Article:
I get a lot of personal satisfaction out of seeing young people gaining confidence to chase their dreams.

NAME: Dr Phethiwe Matutu 
AGE: 52
SECTOR: Government agency 
POSITION: Group Executive of Strategy, Planning and Partnerships

As the group executive of strategic planning and partnerships at the National Research Foundation, Dr Phethiwe Matutu is truly an accomplished professional. With a PhD in mathematics from UCT, Dr Matutu has worked at the Department of Science and Technology for nine years as chief director of human capital and science promotion. Prior to that, she spent 16 years as an academic. She served in numerous committees including being a member of the Department of Higher Education and Training Ministerial Task Team responsible for drafting the Implementation Plan of the White Paper on Post-School Education and Training.

Dr Matutu’s interest in mathematics began at home, working in a shop where she had to calculate the patrons' change. Now she’s at the point where she can use her skills for the betterment of the research field in South Africa. Passionate about transformation in her industry, Dr Matutu focuses on where knowledge begins.

“When you realise that thousands of learners in rural areas cannot read, especially in English, it’s systematic. Of those I went to school within the former Transkei, those surviving are from educated families. Consequentially, we’ve gone far in life. The divide is inequality and it keeps replicating itself.”

How did Dr Matutu get to the place she is now, that includes doing work that will impact the future of young people deeply? She’s profoundly aware of the privileges she was afforded and how she made the best of the circumstances she grew up in. “I’ve never been one of those who believe in being ‘special’. I don’t believe I’m a high achiever. I believe it’s an issue of opportunity – it's those that avail themselves according to your position in society and the environment you’re in that enable growth in your life.”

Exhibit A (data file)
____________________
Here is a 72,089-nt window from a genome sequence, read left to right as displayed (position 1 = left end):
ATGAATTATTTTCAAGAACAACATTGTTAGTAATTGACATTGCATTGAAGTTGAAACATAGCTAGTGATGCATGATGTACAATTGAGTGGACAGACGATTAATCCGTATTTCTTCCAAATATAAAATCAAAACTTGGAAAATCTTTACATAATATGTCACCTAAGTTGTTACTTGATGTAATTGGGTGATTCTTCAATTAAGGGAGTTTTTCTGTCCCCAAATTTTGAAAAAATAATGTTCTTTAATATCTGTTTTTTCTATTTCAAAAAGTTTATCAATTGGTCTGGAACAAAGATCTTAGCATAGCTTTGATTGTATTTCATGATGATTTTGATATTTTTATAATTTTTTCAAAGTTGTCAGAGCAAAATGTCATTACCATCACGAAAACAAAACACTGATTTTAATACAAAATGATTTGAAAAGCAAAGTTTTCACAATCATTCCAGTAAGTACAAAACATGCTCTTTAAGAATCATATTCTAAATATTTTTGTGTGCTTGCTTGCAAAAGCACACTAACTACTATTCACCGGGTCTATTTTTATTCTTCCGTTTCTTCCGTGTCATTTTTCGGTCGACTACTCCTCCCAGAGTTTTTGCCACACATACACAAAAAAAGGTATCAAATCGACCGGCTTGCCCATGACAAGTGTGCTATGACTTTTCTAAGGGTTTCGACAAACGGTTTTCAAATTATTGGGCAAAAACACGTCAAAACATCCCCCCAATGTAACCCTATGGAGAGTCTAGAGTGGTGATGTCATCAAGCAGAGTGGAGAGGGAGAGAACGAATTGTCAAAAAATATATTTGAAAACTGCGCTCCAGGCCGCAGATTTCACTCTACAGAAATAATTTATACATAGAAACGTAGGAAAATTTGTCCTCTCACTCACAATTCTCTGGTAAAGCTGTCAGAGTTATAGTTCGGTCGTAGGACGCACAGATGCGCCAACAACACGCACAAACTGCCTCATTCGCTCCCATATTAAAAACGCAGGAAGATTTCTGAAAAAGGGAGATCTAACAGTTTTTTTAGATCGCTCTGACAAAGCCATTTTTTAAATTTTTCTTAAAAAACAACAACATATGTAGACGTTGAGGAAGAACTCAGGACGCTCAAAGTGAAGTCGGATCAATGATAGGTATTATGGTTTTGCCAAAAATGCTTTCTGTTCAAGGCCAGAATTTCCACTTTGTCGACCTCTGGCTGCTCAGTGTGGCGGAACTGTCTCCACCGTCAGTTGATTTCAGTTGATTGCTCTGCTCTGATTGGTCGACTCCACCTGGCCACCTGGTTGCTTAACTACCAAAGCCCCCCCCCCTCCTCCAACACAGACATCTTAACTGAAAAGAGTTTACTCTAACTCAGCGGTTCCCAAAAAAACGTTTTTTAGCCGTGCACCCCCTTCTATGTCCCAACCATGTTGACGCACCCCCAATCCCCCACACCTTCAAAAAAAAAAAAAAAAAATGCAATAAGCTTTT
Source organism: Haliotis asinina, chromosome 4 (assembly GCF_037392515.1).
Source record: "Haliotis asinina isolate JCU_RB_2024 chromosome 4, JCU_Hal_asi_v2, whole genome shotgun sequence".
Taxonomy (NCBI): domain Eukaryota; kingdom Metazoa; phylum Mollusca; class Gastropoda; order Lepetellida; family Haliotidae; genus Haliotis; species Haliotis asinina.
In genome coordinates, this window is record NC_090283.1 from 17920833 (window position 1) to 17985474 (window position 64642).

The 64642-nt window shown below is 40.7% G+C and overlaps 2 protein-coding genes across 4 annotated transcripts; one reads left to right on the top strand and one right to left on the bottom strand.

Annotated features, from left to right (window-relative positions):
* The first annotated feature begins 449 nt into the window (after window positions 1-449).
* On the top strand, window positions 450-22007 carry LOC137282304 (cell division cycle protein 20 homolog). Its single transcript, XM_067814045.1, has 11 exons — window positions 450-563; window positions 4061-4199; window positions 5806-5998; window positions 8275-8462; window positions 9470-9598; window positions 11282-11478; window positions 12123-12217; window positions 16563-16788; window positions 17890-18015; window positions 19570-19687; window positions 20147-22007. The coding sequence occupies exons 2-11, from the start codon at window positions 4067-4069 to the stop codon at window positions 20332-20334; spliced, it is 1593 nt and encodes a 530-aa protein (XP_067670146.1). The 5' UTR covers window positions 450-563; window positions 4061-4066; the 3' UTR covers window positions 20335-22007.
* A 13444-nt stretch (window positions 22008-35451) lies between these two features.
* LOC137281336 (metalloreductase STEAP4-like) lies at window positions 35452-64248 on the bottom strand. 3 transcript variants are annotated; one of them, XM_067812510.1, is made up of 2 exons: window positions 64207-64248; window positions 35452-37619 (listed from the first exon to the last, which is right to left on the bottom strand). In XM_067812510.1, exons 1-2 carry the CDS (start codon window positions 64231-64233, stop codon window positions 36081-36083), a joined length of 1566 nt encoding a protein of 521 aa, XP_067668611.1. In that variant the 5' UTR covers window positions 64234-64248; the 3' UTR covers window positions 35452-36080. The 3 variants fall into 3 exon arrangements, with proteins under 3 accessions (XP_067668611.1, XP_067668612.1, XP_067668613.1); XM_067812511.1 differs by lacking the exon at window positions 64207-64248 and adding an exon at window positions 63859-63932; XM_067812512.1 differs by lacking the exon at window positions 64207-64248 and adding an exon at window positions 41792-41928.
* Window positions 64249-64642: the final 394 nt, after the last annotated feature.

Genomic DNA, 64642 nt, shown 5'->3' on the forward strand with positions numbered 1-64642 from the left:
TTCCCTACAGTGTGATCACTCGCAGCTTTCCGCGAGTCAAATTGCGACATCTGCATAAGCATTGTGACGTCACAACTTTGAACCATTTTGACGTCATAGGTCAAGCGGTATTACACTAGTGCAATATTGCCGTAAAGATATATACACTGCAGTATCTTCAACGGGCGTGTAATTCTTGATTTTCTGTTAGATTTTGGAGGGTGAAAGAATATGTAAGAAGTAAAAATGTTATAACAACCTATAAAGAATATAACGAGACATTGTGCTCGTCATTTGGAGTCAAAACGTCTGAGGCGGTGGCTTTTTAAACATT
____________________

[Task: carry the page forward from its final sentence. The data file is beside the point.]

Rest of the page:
“The home I grew up in, the husband I married, the homestead I then created and the institutions I found myself in – these along with the qualities I have, determined my path. I’m a relatively focused person, confident, hardworking and I do not give up. And I think highly of people. These factors are real and play themselves out, they impact who gets ahead and who doesn’t.”

Humble to the core, Dr Matutu is cognisant of every part of her life leading her to where she is currently. She speaks on her experiences as chapters of growth, “...the only difference now is that I’m at a systematic level that allows me to make changes through policy, funding and guidelines that lead to transformation.”

Dr Matutu inspires change, and in that, highlights self-certainty as a black woman, “My boldness and confidence in what I do pays off. I was in my second year of university when I told my lecturer that I was going to do my doctorate in mathematics and become a mathematician.”

Even with an extensive career path that screams “goals!”, Dr Matutu understands and places importance on finding your way gradually and not being too hard on yourself as you do. “Initially, I threw my life into work and developing my career to establish myself – attaining goals and achieving at a rapid rate. But right now, I have more meaning in all areas of my life, a balance which I really appreciate.” It's difficult finding balance while chasing your dreams but it has developed in time and Dr Matutu prides herself on remaining true to herself throughout the process and in all she does.

“It's important to me to be on the ground in terms of the way I interact with people, whether it’s the employees at work or family. There’s a certain expectation of how a scientist or an executive looks and behaves and that’s not me. I chat to people like I’m in my kitchen. That humility, that accessibility and being true to my core – grounds me. I'm just a human being.”

...the only difference now is that I’m at a systematic level that allows me to make changes through policy, funding and guidelines that lead to transformation.